Sarra, GM and Stephens, C and de Alwis, M and Bainbridge, JWB and Smith, AJ and Thrasher, AJ and Ali, RR (2001) Gene replacement therapy in the retinal degeneration slow (rds)mouse: the effect on retinal degeneration following partial transduction of the retina. HUM MOL GENET , 10 (21) 2353 - 2361.
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The retinal degeneration slow (rds or Prph2(Rd2/Rd2)) mouse, a model of recessive retinitis pigmentosa, lacks a functional gene encoding peripherin 2. This membrane glycoprotein is required for the formation of photoreceptor outer segment discs. The striking feature of the rds mouse is the complete failure to develop outer segments. We have previously examined the short-term effect of gene replacement therapy using an adeno-associated (AAV) vector and demonstrated induction of outer segments and improvement of photoreceptor function. Here we have extended our analysis and have demonstrated that the potential for ultrastructural improvement is dependent upon the age at which animals are treated, but the effect of a single injection on photoreceptor ultrastructure may be long-term. However, there was no significant effect on photoreceptor cell loss, irrespective of the date of administration, despite the improvements in morphology and function. Our investigation excluded procedure-related damage, vector toxicity and immune responses as major factors which might counteract the benefits of photoreceptor restoration, but suggested that transgene over-expression is of significance. These findings suggest that successful gene therapy in patients with photoreceptor defects may ultimately depend upon intervention in early stages of disease and upon accurate control of transgene expression.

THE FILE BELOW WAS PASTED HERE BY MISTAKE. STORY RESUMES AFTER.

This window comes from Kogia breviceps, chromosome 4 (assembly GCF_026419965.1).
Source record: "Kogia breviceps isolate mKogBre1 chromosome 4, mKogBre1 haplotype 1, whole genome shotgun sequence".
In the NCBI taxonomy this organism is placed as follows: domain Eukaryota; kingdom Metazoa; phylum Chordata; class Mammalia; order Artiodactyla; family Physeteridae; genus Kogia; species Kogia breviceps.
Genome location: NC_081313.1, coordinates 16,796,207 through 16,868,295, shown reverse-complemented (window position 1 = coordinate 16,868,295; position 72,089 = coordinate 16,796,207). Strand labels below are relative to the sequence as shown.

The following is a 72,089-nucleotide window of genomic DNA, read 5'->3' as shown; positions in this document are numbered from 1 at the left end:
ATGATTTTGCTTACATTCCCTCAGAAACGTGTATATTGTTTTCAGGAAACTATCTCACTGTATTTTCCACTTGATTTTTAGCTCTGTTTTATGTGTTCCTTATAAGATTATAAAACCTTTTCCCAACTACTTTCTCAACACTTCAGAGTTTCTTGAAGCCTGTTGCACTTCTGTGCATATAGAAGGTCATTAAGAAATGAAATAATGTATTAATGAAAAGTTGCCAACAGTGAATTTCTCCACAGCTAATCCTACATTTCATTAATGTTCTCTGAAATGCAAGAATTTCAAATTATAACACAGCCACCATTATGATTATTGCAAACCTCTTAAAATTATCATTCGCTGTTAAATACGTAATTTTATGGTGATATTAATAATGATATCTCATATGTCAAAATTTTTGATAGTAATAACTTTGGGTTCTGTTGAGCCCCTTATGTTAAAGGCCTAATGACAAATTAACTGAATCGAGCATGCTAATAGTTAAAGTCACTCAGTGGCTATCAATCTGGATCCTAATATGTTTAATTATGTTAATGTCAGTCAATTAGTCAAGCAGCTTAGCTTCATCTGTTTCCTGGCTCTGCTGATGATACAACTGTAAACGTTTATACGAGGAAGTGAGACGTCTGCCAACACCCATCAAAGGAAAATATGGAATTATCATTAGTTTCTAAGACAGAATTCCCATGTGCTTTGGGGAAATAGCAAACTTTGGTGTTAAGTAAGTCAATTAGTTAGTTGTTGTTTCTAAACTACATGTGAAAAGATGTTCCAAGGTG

|Title:||Gene replacement therapy in the retinal degeneration slow (rds)mouse: the effect on retinal degeneration following partial transduction of the retina|
|Keywords:||RDS MUTANT MICE, CELL-DEATH, EXPRESSION|
|UCL classification:||UCL > School of Life and Medical Sciences > Faculty of Population Health Sciences > Institute of Child Health > Department of Infection and Immunity > ICH - Molecular Immunology Unit|
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